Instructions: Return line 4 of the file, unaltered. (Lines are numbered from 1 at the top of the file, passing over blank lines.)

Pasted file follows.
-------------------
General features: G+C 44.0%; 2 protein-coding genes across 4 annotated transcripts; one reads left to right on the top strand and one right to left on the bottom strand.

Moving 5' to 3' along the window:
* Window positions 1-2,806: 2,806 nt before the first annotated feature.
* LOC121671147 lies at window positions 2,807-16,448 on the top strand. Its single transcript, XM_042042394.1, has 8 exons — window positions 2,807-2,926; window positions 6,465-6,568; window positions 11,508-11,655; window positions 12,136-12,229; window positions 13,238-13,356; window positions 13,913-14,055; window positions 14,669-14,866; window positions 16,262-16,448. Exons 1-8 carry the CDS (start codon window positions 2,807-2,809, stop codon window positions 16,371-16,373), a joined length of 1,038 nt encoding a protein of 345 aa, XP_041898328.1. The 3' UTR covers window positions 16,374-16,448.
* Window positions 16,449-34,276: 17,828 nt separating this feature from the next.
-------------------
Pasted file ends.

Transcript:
* LOC121671147 lies at window positions 2,807-16,448 on the top strand. Its single transcript, XM_042042394.1, has 8 exons — window positions 2,807-2,926; window positions 6,465-6,568; window positions 11,508-11,655; window positions 12,136-12,229; window positions 13,238-13,356; window positions 13,913-14,055; window positions 14,669-14,866; window positions 16,262-16,448. Exons 1-8 carry the CDS (start codon window positions 2,807-2,809, stop codon window positions 16,371-16,373), a joined length of 1,038 nt encoding a protein of 345 aa, XP_041898328.1. The 3' UTR covers window positions 16,374-16,448.